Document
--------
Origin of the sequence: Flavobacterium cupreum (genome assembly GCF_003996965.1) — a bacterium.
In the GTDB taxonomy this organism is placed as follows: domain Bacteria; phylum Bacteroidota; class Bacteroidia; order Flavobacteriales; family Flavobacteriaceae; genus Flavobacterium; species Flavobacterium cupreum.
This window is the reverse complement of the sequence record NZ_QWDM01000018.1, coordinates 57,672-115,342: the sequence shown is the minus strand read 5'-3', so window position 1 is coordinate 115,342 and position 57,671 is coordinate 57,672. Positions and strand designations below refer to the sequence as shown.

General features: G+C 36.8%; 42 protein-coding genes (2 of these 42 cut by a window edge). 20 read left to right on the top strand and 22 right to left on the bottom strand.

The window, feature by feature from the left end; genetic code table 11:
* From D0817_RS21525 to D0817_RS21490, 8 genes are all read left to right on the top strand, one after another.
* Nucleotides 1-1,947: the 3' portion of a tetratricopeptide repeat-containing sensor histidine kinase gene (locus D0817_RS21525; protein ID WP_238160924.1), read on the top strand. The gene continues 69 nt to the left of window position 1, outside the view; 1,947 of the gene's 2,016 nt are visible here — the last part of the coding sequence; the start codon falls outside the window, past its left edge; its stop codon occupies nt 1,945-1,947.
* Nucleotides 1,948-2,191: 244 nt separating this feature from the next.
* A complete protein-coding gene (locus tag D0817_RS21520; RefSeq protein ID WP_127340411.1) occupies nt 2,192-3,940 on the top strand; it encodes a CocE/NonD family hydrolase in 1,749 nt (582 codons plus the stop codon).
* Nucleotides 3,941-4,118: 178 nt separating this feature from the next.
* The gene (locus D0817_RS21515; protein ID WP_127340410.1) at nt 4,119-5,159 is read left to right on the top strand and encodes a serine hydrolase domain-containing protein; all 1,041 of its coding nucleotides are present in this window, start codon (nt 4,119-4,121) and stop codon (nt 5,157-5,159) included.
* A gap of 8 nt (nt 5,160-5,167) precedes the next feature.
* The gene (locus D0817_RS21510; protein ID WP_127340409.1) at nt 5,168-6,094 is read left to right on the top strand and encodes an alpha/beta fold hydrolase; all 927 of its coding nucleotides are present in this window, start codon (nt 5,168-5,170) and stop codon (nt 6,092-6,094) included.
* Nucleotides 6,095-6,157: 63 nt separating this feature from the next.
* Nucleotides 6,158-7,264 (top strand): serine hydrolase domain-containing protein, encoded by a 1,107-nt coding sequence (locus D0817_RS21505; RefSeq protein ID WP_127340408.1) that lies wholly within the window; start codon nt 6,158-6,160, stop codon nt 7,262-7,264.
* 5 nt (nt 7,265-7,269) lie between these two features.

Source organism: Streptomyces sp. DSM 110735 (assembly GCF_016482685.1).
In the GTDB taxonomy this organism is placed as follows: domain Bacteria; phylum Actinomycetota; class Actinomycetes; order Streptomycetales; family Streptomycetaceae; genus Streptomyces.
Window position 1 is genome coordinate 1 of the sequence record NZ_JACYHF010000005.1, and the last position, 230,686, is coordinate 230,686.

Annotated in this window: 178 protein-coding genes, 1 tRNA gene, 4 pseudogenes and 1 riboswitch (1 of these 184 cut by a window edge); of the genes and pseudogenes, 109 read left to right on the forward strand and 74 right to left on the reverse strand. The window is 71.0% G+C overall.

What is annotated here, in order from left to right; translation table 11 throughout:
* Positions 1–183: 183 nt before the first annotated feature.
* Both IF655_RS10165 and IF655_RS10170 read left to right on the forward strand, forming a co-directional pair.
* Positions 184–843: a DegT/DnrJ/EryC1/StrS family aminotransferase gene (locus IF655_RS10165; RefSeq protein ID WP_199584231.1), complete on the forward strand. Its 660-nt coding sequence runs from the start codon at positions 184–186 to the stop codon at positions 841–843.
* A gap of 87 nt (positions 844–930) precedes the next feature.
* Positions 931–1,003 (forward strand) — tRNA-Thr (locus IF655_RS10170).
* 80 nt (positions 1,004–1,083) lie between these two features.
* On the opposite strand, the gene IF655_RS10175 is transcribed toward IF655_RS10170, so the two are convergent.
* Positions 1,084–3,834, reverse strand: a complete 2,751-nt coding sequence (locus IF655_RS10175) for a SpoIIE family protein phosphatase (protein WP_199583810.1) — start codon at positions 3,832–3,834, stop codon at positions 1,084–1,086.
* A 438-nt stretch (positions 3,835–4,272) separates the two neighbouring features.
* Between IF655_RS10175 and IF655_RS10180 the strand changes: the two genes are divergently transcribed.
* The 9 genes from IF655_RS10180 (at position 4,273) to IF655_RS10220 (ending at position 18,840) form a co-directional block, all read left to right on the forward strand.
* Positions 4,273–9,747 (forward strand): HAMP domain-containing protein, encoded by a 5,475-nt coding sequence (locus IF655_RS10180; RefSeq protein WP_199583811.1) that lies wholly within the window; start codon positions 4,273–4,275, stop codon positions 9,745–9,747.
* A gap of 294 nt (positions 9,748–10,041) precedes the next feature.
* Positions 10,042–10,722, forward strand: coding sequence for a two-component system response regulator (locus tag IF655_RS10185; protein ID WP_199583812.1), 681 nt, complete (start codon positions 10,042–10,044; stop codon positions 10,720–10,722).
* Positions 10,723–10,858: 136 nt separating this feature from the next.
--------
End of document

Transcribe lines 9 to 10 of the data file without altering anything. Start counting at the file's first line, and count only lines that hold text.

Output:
* A complete protein-coding gene (locus tag D0817_RS21520; RefSeq protein ID WP_127340411.1) occupies nt 2,192-3,940 on the top strand; it encodes a CocE/NonD family hydrolase in 1,749 nt (582 codons plus the stop codon).
* Nucleotides 3,941-4,118: 178 nt separating this feature from the next.